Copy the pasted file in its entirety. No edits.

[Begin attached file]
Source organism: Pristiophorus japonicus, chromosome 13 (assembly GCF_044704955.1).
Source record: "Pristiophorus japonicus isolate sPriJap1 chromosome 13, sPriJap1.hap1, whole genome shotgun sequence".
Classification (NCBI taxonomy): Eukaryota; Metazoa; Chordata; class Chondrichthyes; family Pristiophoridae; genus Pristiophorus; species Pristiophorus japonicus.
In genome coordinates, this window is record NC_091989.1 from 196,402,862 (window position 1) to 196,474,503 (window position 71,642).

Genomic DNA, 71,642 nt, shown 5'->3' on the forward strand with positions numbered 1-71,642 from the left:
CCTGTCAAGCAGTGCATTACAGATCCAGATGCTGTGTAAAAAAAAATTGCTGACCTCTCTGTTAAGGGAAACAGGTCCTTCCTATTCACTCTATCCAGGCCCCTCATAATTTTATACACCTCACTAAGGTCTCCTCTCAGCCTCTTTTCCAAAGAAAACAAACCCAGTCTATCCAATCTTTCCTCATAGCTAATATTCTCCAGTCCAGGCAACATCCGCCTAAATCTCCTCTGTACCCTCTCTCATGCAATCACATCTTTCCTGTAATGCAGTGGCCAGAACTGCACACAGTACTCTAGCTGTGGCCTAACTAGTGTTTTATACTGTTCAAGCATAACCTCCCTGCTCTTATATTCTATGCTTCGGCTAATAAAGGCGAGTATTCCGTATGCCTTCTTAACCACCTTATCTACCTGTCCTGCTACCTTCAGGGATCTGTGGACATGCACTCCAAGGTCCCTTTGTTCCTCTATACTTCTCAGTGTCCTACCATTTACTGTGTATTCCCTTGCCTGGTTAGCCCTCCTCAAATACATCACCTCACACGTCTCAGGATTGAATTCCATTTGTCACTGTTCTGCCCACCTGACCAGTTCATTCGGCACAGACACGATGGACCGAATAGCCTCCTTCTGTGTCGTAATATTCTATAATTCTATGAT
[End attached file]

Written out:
Source organism: Pristiophorus japonicus, chromosome 13 (assembly GCF_044704955.1).
Source record: "Pristiophorus japonicus isolate sPriJap1 chromosome 13, sPriJap1.hap1, whole genome shotgun sequence".
Classification (NCBI taxonomy): Eukaryota; Metazoa; Chordata; class Chondrichthyes; family Pristiophoridae; genus Pristiophorus; species Pristiophorus japonicus.
In genome coordinates, this window is record NC_091989.1 from 196,402,862 (window position 1) to 196,474,503 (window position 71,642).

Genomic DNA, 71,642 nt, shown 5'->3' on the forward strand with positions numbered 1-71,642 from the left:
CCTGTCAAGCAGTGCATTACAGATCCAGATGCTGTGTAAAAAAAAATTGCTGACCTCTCTGTTAAGGGAAACAGGTCCTTCCTATTCACTCTATCCAGGCCCCTCATAATTTTATACACCTCACTAAGGTCTCCTCTCAGCCTCTTTTCCAAAGAAAACAAACCCAGTCTATCCAATCTTTCCTCATAGCTAATATTCTCCAGTCCAGGCAACATCCGCCTAAATCTCCTCTGTACCCTCTCTCATGCAATCACATCTTTCCTGTAATGCAGTGGCCAGAACTGCACACAGTACTCTAGCTGTGGCCTAACTAGTGTTTTATACTGTTCAAGCATAACCTCCCTGCTCTTATATTCTATGCTTCGGCTAATAAAGGCGAGTATTCCGTATGCCTTCTTAACCACCTTATCTACCTGTCCTGCTACCTTCAGGGATCTGTGGACATGCACTCCAAGGTCCCTTTGTTCCTCTATACTTCTCAGTGTCCTACCATTTACTGTGTATTCCCTTGCCTGGTTAGCCCTCCTCAAATACATCACCTCACACGTCTCAGGATTGAATTCCATTTGTCACTGTTCTGCCCACCTGACCAGTTCATTCGGCACAGACACGATGGACCGAATAGCCTCCTTCTGTGTCGTAATATTCTATAATTCTATGAT